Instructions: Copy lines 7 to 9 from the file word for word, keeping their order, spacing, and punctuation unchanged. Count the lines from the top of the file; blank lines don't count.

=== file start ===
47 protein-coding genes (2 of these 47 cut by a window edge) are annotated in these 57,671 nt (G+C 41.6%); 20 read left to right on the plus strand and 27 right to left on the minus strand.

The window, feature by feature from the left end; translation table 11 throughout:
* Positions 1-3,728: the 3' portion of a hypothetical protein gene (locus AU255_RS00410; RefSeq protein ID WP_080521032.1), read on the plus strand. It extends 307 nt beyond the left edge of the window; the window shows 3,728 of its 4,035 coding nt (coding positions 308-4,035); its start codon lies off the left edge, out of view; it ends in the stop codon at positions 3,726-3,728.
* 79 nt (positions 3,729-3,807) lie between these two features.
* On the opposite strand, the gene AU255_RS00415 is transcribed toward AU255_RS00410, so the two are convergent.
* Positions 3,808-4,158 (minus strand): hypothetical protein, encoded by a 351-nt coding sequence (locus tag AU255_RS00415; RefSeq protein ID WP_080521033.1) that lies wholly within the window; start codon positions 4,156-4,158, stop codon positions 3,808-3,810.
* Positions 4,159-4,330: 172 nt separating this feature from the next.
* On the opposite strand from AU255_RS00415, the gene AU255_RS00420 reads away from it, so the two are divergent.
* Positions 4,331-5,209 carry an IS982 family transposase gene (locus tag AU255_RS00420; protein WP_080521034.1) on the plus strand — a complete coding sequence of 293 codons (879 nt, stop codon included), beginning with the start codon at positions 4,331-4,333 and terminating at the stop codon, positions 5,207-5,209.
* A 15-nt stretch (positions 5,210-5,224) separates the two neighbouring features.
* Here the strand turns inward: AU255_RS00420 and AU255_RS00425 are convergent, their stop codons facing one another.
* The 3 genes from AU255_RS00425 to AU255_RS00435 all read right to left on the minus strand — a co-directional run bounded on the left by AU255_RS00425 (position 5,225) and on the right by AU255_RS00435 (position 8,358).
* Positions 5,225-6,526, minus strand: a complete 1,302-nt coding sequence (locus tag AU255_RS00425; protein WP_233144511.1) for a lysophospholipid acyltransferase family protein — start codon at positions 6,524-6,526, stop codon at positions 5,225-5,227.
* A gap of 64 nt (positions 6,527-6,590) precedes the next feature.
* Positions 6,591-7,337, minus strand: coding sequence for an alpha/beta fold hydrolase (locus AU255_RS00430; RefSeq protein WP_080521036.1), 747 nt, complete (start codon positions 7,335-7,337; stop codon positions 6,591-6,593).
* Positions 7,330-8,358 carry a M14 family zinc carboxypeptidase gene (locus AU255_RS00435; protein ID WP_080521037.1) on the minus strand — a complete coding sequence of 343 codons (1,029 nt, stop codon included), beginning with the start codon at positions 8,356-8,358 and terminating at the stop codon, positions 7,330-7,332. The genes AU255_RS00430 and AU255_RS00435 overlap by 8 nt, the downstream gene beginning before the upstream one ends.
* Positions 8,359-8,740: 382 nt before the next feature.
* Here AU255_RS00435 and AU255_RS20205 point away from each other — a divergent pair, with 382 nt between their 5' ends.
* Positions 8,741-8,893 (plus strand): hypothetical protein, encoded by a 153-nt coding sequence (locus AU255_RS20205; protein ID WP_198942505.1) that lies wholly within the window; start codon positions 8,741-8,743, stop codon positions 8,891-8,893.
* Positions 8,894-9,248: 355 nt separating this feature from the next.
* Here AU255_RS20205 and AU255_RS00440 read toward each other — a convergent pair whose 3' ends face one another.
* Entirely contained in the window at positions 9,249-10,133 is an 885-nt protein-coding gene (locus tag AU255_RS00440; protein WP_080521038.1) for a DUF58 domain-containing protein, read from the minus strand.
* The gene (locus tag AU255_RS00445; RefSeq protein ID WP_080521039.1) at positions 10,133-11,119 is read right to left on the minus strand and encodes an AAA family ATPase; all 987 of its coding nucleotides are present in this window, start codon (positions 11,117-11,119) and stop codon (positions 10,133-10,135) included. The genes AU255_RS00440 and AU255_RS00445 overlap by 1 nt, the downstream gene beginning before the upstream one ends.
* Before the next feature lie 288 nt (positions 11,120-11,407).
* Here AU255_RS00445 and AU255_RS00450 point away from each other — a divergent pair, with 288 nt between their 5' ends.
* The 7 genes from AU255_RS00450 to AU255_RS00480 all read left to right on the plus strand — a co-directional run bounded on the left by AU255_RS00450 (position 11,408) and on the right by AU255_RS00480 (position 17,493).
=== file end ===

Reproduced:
* Positions 4,159-4,330: 172 nt separating this feature from the next.
* On the opposite strand from AU255_RS00415, the gene AU255_RS00420 reads away from it, so the two are divergent.
* Positions 4,331-5,209 carry an IS982 family transposase gene (locus tag AU255_RS00420; protein WP_080521034.1) on the plus strand — a complete coding sequence of 293 codons (879 nt, stop codon included), beginning with the start codon at positions 4,331-4,333 and terminating at the stop codon, positions 5,207-5,209.